Prior to Dissension, Blue-Black-Red was straight up nuts in RRG drafts. I believed it would still be strong, as Rakdos would give it some nice removal in the last pack. The other strategy I’d liked in RRG was the fatty Green-Black-Red strategy that used signets to accelerate into various flavors of very large Wurms. Again, this would be looking to pick up Rakdos removal in pack three. While brainstorming some of these strategies the Monday before, as part of a Mox Radio recording, another strategy that had hit me was to take both Green and Blue mono-colored cards from Ravnica, Izzet and Gruul from Guildpact, and then finish up with Simic. While I was quite chuffed with what seemed like some lateral thinking on the fly, it turned out just about everyone else had the same idea. The Blue-Green-Red deck, Blood-Graft as it was termed in the coverage, was a popular archetype amongst the UK players in our practice drafts.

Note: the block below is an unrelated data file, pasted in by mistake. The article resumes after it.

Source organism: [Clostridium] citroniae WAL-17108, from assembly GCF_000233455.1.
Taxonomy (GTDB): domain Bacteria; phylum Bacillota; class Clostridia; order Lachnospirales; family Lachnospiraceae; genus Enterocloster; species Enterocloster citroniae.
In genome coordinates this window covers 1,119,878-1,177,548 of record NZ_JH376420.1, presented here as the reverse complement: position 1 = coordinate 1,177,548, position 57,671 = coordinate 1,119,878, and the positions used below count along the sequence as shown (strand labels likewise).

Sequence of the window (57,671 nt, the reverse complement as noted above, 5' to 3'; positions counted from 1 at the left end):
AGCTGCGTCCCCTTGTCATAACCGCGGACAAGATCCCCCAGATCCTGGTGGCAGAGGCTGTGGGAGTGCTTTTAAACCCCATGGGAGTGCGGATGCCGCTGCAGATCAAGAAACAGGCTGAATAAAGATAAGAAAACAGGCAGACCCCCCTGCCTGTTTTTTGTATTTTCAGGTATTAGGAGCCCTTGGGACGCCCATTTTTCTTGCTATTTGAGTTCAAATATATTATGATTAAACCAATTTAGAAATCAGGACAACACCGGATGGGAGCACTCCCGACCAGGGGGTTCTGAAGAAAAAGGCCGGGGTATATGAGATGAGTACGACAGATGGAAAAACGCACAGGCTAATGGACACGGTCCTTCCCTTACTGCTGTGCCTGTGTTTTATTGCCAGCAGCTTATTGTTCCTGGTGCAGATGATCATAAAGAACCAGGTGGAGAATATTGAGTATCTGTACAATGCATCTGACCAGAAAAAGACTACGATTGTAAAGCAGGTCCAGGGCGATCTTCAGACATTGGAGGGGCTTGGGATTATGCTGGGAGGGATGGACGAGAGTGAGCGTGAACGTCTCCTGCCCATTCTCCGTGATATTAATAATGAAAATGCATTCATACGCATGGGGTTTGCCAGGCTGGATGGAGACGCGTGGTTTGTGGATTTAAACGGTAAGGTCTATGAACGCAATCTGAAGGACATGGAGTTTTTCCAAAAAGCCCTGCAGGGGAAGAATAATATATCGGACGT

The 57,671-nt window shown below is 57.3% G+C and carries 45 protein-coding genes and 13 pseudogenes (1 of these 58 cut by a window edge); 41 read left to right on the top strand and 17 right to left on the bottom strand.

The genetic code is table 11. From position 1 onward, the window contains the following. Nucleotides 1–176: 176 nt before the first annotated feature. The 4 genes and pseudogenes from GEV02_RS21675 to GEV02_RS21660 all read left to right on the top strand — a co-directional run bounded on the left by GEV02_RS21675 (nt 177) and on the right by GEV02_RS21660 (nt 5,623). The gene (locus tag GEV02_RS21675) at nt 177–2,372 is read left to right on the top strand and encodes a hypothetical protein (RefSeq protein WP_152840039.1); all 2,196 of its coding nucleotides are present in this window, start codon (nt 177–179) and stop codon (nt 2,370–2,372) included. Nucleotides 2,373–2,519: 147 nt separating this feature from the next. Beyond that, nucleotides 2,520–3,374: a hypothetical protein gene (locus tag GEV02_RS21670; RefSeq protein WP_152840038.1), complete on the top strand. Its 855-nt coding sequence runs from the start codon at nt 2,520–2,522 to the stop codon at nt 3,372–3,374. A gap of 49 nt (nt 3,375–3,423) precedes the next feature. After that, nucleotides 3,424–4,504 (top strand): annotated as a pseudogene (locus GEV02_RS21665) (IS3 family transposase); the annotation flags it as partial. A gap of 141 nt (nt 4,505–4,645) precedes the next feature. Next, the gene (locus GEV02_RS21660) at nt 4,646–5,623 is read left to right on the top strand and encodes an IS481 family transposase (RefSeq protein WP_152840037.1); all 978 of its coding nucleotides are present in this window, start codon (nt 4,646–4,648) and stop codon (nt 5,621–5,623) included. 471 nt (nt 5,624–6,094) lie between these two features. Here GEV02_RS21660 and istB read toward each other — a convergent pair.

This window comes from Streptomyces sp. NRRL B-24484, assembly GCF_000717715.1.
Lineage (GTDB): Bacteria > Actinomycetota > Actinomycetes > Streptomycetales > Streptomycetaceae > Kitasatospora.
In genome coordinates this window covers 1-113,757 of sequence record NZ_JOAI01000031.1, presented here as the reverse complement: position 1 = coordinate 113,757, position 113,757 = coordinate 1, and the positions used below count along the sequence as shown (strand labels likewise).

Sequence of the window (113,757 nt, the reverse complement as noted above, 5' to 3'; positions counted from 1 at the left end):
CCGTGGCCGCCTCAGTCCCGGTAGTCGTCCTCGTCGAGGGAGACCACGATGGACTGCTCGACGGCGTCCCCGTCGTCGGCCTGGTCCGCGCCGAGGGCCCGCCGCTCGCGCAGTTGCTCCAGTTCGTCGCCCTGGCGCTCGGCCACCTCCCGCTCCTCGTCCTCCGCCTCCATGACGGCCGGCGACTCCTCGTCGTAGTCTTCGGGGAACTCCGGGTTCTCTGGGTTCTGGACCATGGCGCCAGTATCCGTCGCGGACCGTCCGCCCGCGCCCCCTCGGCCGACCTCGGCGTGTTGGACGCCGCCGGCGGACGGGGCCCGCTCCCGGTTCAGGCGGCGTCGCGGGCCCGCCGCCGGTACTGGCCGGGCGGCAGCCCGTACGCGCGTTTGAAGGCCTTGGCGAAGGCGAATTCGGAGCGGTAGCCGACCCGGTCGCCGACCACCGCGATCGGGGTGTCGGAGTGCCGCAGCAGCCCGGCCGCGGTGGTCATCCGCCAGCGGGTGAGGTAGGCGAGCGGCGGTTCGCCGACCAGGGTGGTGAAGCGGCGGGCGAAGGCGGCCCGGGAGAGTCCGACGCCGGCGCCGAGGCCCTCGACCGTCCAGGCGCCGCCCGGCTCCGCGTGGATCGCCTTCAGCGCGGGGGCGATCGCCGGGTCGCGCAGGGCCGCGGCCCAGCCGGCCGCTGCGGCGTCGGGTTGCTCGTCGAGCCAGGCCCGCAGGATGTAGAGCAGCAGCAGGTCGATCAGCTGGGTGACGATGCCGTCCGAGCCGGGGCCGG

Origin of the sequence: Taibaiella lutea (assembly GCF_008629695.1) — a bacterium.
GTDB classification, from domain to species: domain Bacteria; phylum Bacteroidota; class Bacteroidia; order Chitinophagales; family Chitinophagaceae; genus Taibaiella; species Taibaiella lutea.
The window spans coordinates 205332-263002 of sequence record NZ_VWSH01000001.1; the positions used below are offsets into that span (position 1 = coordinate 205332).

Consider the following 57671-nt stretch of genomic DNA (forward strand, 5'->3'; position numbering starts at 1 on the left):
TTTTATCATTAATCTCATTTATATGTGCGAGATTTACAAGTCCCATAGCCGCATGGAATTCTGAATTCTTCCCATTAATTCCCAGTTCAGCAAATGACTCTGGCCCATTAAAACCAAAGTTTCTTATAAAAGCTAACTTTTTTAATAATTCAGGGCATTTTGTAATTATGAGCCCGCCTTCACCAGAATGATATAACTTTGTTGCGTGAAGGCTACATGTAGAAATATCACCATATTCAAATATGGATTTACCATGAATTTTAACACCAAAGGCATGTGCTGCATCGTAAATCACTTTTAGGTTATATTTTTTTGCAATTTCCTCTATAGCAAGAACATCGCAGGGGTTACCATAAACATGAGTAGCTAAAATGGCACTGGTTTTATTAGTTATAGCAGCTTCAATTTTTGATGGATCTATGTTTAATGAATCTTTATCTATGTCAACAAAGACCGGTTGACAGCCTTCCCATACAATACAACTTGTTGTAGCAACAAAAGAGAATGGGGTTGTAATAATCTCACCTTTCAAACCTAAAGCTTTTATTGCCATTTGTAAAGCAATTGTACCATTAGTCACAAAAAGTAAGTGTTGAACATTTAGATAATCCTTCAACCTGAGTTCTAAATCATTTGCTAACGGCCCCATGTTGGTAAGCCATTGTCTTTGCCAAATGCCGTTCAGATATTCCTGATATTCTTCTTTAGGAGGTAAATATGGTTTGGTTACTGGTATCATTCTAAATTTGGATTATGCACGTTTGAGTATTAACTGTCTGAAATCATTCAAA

The color left out in the cold was White. This was a shame, as my favorite strategy from triple Ravnica was Green-White Convoke with a splash of Black. Selesnya Evangel used to be a first pick card, now it barely rates 7th. It was interesting, as in the first practice draft I opened a Selesnya Guildmage and was given a very late Oathsworn Giant. I took Green-White-Black with the aim of rounding out with mono-colored cards (Aquastrand Spider, etc) from the final booster. Basically I wanted to see if it was viable. It seemed like it was, but then I lost the first two rounds. This seemed to be the theme for White decks over the next few days. While they looked good on paper, they seemed to have this unfortunate habit of, well, not winning.